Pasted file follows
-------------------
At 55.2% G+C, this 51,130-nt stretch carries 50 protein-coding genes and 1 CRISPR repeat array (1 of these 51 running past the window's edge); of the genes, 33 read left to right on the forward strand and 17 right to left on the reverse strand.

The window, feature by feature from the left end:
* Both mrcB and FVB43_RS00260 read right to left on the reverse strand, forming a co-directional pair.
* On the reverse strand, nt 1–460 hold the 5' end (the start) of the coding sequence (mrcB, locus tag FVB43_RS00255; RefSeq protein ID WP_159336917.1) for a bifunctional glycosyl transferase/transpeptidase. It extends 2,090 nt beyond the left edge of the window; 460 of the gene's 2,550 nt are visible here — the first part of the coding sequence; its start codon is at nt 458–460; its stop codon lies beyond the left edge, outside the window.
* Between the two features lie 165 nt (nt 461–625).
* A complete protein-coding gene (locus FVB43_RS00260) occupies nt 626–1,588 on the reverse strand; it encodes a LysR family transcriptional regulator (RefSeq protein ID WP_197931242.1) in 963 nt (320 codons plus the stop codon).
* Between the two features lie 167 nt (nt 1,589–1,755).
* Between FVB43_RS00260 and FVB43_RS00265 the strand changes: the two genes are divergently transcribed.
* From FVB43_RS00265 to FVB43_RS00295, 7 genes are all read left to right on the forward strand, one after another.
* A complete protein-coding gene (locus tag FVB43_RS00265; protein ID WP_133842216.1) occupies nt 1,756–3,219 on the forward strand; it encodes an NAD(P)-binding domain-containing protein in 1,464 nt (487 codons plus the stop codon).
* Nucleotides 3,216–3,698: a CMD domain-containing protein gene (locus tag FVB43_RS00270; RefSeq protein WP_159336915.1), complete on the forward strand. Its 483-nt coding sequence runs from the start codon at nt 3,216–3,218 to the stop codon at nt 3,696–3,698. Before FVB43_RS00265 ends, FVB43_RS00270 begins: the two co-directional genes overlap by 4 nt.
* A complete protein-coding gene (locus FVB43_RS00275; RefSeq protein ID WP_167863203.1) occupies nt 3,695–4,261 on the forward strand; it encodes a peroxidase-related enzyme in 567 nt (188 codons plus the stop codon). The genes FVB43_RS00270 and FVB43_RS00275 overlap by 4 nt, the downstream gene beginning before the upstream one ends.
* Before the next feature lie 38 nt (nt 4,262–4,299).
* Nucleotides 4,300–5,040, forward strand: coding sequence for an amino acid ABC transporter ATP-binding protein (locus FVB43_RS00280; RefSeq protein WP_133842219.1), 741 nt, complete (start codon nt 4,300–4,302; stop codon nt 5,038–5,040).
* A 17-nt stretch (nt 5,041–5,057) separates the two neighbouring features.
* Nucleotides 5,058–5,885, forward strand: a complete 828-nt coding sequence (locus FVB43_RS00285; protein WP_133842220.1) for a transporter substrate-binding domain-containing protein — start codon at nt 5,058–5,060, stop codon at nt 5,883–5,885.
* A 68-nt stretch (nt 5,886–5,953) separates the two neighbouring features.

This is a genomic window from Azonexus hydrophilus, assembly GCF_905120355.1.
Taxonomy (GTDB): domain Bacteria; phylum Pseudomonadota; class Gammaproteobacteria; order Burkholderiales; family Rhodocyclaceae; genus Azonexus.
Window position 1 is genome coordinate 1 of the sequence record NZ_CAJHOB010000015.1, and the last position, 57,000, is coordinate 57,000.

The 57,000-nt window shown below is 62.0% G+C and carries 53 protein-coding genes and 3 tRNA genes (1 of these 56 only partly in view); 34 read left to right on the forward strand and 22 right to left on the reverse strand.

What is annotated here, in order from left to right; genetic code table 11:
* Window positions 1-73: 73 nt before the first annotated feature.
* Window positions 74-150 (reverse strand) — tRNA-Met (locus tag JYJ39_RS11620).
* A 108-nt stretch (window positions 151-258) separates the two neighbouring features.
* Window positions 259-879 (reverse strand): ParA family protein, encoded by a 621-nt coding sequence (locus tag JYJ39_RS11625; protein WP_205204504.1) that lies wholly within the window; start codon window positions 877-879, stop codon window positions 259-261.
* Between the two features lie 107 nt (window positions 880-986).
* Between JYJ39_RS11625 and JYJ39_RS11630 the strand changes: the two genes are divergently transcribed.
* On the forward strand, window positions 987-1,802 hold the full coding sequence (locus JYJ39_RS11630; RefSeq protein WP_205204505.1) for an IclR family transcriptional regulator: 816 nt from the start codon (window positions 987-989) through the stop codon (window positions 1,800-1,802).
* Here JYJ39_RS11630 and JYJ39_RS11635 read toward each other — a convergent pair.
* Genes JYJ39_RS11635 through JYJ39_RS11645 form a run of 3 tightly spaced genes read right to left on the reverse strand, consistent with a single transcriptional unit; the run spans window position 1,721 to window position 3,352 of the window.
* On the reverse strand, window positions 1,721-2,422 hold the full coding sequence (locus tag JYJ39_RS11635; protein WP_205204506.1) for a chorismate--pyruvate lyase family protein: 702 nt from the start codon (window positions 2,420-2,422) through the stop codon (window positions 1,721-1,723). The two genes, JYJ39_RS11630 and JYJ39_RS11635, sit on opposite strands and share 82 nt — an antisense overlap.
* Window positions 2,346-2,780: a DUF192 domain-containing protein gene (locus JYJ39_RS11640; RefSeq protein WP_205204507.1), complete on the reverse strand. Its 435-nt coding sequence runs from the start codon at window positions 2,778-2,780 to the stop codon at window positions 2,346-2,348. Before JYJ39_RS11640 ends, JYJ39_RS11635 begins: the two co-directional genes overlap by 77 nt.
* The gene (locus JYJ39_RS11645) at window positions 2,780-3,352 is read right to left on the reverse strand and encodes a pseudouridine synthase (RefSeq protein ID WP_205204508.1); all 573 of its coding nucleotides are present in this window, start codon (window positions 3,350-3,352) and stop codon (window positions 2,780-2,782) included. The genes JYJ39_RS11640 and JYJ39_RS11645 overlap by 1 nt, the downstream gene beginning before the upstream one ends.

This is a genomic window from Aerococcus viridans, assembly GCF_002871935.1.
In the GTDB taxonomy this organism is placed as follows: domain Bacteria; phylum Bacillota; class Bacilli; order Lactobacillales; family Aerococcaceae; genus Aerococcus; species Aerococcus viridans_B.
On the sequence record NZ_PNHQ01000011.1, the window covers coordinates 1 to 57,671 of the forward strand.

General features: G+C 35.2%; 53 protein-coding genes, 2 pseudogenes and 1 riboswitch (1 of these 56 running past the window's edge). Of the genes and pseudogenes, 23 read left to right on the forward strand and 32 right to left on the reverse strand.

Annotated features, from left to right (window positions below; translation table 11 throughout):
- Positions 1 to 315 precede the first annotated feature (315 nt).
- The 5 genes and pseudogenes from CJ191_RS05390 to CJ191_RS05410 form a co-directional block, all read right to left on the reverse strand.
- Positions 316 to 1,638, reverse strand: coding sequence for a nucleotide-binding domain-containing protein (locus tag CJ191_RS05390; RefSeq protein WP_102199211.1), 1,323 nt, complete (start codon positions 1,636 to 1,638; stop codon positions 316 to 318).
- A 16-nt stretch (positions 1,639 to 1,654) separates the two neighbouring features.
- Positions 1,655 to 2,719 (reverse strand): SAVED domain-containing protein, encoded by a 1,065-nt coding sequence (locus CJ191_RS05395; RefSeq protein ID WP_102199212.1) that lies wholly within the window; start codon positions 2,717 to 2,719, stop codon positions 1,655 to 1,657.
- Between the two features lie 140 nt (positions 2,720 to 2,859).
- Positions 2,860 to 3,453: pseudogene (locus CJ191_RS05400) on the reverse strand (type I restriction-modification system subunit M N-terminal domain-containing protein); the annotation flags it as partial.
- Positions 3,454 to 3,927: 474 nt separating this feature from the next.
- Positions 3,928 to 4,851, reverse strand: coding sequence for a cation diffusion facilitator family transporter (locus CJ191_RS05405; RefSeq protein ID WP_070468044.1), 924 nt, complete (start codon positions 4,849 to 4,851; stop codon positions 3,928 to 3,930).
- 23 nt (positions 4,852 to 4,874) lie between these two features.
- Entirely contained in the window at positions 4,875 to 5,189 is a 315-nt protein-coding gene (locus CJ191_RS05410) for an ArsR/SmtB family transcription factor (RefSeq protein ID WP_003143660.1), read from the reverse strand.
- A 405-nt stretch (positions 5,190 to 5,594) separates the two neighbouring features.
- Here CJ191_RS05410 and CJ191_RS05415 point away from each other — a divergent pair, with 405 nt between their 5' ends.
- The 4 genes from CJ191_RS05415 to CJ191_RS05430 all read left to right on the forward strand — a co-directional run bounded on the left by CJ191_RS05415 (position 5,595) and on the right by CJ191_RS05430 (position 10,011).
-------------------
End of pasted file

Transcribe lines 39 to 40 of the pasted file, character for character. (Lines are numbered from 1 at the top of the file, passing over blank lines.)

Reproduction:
Annotated features, from left to right (window positions below; translation table 11 throughout):
- Positions 1 to 315 precede the first annotated feature (315 nt).